Disclosure. This post is a review of an ebook I was sent for free. All opinions are my own.
I have received a free e-copy of the book The Welsh Dragon by K M Butler to review. You may find out more about the author on his website.
Here is the book blurb.
England, AD 1471. Henry Tudor’s drop of royal blood had never mattered, considering the scores of noblemen with stronger claims to the throne. But when Edward IV becomes king during the Wars of the Roses, that drop threatens Henry’s life and forces him into exile.
Though his mother labors to restore his position, Henry would rather spend his days with his beloved Jehane, a quick-witted Breton widow, than reclaim a title that promises only further hardship. Content with humble pleasures far from the dangers of court, Henry enjoys a simple life of anonymity.
Yet, his enemies continue to conspire against him. Survival may require embracing the very birthright that drove him into exile, though it threatens his happiness with Jehane. The path to safety is littered with tangled conspiracies, narrow escapes, and a Welsh dragon banner fluttering over an English battlefield.
Bosworth earned Henry Tudor a crown, but the trials of a forgotten fourteen-year exile transformed a penniless fugitive into the man who ended the Wars of the Roses.
Years ago before I started my blog, I used to read a fair amount of historical fiction from both the 12th and 16th centuries before drifting onto other genres, so I was looking forward to reading this book set in-between during the late 15th century, about Henry Tudor, the future King Henry VII.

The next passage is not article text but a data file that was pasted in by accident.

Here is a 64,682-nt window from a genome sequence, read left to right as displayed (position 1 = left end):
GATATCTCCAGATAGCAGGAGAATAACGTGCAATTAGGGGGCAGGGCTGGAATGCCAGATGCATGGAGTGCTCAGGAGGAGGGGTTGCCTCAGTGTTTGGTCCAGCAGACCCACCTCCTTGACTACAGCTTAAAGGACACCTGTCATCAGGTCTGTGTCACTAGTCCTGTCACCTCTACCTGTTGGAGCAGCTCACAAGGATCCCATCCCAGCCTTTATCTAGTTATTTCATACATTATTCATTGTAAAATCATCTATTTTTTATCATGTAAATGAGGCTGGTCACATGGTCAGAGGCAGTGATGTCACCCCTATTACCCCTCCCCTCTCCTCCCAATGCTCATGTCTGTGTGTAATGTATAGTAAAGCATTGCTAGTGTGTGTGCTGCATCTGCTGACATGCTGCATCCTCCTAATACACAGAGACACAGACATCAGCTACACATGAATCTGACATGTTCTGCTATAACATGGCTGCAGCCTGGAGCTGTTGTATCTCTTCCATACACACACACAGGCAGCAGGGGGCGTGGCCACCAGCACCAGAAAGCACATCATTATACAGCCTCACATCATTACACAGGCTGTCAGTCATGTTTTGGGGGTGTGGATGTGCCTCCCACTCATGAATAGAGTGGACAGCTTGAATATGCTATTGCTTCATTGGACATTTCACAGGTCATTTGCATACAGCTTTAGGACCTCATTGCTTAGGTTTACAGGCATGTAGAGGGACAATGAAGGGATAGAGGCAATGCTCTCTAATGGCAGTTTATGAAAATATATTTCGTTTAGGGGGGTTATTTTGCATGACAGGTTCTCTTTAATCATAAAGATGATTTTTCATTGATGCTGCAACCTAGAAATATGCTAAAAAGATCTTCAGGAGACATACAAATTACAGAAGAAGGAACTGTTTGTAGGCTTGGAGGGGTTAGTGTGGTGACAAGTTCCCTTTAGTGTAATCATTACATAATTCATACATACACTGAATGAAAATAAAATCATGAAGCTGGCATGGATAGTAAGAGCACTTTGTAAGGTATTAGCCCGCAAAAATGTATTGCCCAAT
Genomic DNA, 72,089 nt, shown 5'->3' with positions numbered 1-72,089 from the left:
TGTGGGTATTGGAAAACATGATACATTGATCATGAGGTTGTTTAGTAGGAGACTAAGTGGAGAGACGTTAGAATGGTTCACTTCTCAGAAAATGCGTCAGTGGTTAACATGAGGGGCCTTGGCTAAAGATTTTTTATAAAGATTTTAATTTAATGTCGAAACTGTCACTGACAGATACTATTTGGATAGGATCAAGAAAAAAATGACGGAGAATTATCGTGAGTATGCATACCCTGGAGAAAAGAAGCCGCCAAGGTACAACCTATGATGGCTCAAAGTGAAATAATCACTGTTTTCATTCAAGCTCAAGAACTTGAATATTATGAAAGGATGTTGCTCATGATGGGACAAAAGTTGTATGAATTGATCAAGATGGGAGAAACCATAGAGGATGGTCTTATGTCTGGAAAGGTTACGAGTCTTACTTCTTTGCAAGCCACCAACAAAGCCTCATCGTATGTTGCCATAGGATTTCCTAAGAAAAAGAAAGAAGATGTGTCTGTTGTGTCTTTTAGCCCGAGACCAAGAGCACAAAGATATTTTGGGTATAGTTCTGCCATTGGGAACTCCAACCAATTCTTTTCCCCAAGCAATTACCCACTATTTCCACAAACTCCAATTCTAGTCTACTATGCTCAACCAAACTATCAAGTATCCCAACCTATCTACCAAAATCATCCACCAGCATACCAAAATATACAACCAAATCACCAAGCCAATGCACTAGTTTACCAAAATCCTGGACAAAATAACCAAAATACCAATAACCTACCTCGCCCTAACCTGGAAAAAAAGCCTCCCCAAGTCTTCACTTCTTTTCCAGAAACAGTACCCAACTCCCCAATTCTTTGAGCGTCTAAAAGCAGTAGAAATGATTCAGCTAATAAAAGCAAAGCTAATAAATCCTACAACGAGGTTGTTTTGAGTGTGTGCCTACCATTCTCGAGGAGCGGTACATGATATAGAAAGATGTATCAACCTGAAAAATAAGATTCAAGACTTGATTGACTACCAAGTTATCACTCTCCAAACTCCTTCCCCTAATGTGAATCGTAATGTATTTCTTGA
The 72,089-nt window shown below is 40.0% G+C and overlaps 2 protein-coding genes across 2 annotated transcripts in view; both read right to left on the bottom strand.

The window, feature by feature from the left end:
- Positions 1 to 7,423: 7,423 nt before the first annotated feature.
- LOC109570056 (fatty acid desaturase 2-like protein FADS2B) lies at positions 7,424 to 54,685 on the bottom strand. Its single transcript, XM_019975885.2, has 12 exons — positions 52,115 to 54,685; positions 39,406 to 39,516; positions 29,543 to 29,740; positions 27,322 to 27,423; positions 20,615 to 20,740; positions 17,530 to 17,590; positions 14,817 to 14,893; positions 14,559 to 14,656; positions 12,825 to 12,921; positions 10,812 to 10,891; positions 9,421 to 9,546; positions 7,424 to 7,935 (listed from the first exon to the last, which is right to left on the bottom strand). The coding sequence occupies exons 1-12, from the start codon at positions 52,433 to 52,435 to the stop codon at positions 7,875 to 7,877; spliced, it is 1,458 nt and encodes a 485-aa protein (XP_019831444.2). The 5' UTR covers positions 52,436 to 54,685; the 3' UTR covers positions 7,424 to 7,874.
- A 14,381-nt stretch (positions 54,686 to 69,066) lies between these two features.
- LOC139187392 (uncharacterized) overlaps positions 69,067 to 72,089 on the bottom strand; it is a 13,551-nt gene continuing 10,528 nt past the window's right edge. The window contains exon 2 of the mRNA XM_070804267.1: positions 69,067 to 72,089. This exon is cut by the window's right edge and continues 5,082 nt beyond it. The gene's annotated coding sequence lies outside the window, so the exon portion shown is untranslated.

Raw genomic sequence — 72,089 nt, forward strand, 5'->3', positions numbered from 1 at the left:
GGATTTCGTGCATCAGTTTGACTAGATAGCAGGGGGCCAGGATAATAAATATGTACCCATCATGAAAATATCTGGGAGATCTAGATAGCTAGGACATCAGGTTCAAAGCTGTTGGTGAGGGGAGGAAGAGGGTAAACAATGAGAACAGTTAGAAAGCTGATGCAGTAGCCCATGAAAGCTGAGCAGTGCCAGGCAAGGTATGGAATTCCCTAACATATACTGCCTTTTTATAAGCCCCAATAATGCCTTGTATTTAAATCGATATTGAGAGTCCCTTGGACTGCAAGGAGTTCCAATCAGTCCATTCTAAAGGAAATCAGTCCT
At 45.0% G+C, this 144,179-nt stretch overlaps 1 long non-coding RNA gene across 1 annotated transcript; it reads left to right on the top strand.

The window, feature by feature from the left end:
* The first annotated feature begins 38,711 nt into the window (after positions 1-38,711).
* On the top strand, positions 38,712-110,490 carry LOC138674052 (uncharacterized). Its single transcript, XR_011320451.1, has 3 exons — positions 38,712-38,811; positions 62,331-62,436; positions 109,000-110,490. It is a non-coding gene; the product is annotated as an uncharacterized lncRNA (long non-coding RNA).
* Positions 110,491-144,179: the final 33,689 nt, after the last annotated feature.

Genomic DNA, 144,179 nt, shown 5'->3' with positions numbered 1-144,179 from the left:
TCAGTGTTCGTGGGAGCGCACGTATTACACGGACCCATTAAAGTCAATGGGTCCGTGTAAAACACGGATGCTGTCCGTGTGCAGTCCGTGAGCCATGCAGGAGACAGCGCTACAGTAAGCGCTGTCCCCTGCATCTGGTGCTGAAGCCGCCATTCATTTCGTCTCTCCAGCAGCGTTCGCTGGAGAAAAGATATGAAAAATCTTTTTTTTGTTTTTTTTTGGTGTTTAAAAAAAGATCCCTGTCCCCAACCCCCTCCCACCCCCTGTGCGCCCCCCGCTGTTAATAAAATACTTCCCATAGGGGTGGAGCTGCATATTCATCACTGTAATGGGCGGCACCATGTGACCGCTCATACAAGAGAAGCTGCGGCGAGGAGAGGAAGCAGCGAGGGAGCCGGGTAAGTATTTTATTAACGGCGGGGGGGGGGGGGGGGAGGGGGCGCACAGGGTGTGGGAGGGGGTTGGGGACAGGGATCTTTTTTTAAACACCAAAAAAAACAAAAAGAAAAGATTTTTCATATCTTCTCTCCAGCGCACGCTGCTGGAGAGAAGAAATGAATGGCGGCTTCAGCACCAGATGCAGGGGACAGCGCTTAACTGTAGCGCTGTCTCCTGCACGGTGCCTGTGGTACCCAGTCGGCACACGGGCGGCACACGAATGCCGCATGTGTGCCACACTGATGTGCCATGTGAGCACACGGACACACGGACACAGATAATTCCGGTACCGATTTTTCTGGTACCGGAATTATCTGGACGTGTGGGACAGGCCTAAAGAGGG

The story begins in 1471 when 14 year old Henry and his uncle Jasper and the Earl of Oxford flee after the news that Edward IV has defeated and captured Henry VI and executed the prince. Henry’s life is in danger due to a tiny drop of Royal blood. They head to France via Wales where Henry sees his mother Margaret Beaufort. However she refuses to come too, saying she can be more useful to their Lancastrian cause by remaining at court. But bad weather at sea means Henry and Jasper have to berth in Brittany, where Duke Francis detains them as his “guests”, under his protection.
We then follow the story in several parts over many years exiled, whilst Henry develops a relationship with Jehane, a widowed tailor. But enemies follow him even in exile.
Plenty of the chapters are also from Margaret’s viewpoint and it is interesting how they communicate, when their letters are probably intercepted.
The tale concludes at the battle of Bosworth. But the epilogue a few years later adds another quirk to the tale.
All the major events of the time are covered including the death of the princes in the Tower of London, with a different fictional twist. I knew the broad details of this era but after I finished reading the book I had a look online and it was fascinating to see which parts of the story had been based on actual history. Henry in the book seemed quite a different character to what I imagined before I started reading this.
The Welsh Dragon, newly published today is available on Amazon in kindle format. A brilliant historical read.
Visit Yet Another Blogging Mummy on Facebook, Twitter and Instagram
Pingback: Review of The Welsh Dragon by Yet Another Blogging Mummy – K.M. Butler, historical novelist